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Medication, Imaging, and Surgery Advancements for GIST

Insights From: Robert Hans Ingemar Andtbacka, MD, CM, Huntsman Cancer Institute ; Anthony P. Conley, MD, The University of Texas MD Anderson Cancer CenterSyma Iqbal, MD, UCS Norris Comprehensive Cancer Center and Hospital
Published: Wednesday, Oct 21, 2015


Initial studies with imatinib in patients with unresectable or metastatic gastrointestinal stromal tumors (GISTs) showed a response rate of more than 50%, which is dramatically different than what has been observed with chemotherapy, states Robert Andtbacka, MD. Prior to the availability of imatinib, median overall survival for patients with GIST was approximately 19 months and recurrence rates were about 60%, according to Anthony Paul Conley, MD.

Imatinib is a tyrosine kinase inhibitor that works by blocking the KIT oncoprotein, and represents the biggest advance for care in patients with GISTs, Conley adds. Diagnostics, imaging, and surgical modalities have also seen improvements. Imaging may involve CT scans or MRI. Responses to imatinib may be seen earlier on PET imaging, according to Conley.

When surgery is performed, the goal is complete gross resection, including negative microscopic margins. Endoscopic procedures, which should be reserved for patients who have small to intermediate GISTs, are best performed in high-volume centers by surgeons who have expertise in the disease, notes Conley. With GIST, the resection margins can be much smaller than in adenocarcinomas of the GI tract, says Andtbacka. Also, GIST, unlike adenocarcinomas, rarely metastasize through the lymphatic system.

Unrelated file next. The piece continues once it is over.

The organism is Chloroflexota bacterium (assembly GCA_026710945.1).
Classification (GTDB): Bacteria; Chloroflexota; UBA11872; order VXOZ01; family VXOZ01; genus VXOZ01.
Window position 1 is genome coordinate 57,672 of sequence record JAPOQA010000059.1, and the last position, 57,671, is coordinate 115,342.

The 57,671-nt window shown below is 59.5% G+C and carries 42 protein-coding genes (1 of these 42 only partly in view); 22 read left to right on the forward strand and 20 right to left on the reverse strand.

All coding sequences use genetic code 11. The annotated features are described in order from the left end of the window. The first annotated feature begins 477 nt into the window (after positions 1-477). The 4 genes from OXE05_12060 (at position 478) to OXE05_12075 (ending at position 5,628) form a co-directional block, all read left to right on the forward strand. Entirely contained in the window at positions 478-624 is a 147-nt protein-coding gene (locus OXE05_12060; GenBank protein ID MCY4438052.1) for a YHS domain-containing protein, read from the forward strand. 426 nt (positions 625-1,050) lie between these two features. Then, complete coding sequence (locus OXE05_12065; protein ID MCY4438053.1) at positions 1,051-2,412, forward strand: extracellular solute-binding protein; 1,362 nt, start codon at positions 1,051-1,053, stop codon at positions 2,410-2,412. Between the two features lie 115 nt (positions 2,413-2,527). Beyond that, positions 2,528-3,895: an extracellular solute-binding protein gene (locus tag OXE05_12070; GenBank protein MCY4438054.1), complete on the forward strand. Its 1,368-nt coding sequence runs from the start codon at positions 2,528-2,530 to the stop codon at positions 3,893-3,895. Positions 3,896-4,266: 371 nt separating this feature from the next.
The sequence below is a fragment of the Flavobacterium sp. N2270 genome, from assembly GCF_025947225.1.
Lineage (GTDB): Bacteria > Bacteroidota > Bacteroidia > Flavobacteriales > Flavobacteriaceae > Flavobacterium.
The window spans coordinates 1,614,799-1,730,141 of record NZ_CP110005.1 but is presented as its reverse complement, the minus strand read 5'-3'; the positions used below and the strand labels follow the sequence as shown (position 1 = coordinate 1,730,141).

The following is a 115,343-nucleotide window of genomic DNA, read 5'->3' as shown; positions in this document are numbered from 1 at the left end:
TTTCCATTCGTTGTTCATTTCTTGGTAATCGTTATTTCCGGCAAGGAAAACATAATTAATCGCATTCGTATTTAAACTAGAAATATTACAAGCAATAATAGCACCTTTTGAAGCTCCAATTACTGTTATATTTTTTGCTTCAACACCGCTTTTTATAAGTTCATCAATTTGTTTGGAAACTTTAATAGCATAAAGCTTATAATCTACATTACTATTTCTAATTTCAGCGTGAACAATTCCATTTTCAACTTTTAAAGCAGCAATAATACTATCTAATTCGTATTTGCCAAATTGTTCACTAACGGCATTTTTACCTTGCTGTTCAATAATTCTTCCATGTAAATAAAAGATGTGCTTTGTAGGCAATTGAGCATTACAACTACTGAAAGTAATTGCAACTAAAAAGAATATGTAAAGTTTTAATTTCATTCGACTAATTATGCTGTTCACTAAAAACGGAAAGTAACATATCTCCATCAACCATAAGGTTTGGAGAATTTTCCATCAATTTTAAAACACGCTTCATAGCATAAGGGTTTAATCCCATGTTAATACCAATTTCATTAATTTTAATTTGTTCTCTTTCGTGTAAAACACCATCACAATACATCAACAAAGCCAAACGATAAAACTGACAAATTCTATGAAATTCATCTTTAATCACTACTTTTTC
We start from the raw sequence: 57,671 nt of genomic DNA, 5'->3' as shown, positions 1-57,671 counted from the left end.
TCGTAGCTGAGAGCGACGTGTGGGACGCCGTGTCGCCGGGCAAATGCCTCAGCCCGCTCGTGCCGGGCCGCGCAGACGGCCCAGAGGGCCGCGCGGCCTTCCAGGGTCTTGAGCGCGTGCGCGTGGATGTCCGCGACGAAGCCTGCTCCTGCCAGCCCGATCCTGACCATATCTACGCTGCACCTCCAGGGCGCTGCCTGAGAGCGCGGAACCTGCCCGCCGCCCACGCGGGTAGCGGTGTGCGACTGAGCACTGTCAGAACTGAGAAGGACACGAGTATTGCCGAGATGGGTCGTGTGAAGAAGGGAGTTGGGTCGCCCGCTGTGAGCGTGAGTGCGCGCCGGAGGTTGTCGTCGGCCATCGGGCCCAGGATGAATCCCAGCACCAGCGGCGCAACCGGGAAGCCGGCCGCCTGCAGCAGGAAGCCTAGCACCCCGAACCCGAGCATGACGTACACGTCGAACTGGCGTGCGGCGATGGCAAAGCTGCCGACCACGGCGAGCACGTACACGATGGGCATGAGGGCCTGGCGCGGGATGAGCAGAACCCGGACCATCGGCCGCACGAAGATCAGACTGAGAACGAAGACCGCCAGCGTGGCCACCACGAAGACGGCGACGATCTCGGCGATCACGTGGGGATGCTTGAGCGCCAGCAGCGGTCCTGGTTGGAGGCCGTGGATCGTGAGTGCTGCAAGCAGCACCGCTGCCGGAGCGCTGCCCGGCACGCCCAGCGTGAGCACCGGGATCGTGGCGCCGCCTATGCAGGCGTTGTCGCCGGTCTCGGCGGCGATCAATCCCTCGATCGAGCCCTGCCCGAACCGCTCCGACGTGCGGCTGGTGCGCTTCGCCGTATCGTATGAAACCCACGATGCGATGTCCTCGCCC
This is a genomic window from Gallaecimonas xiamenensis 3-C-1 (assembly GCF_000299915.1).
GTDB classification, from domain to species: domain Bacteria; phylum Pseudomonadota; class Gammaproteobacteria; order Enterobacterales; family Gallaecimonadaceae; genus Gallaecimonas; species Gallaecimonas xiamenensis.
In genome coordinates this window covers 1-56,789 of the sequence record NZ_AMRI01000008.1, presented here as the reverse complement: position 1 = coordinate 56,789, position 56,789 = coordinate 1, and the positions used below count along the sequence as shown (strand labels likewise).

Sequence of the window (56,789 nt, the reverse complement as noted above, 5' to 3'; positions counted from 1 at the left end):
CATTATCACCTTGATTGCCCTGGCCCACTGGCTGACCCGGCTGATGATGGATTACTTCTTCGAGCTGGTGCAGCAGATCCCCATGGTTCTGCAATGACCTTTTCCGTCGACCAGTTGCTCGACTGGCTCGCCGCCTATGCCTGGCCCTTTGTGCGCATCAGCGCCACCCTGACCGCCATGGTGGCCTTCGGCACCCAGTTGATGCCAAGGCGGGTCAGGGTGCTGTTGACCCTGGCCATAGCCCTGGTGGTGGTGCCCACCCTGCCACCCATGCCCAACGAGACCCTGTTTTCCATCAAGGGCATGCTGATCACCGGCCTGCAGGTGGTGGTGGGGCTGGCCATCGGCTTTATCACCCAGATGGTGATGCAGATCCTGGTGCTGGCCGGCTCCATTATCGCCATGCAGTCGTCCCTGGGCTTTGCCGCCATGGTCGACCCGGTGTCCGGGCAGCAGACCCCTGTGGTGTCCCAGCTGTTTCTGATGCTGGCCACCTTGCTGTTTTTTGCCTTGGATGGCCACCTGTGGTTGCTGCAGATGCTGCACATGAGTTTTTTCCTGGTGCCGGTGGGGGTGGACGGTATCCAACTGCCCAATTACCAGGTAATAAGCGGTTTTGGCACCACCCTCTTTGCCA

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Initial studies with imatinib in patients with unresectable or metastatic gastrointestinal stromal tumors (GISTs) showed a response rate of more than 50%, which is dramatically different than what has been observed with chemotherapy, states Robert Andtbacka, MD. Prior to the availability of imatinib, median overall survival for patients with GIST was approximately 19 months and recurrence rates were about 60%, according to Anthony Paul Conley, MD.

Imatinib is a tyrosine kinase inhibitor that works by blocking the KIT oncoprotein, and represents the biggest advance for care in patients with GISTs, Conley adds. Diagnostics, imaging, and surgical modalities have also seen improvements. Imaging may involve CT scans or MRI. Responses to imatinib may be seen earlier on PET imaging, according to Conley.

When surgery is performed, the goal is complete gross resection, including negative microscopic margins. Endoscopic procedures, which should be reserved for patients who have small to intermediate GISTs, are best performed in high-volume centers by surgeons who have expertise in the disease, notes Conley. With GIST, the resection margins can be much smaller than in adenocarcinomas of the GI tract, says Andtbacka. Also, GIST, unlike adenocarcinomas, rarely metastasize through the lymphatic system.
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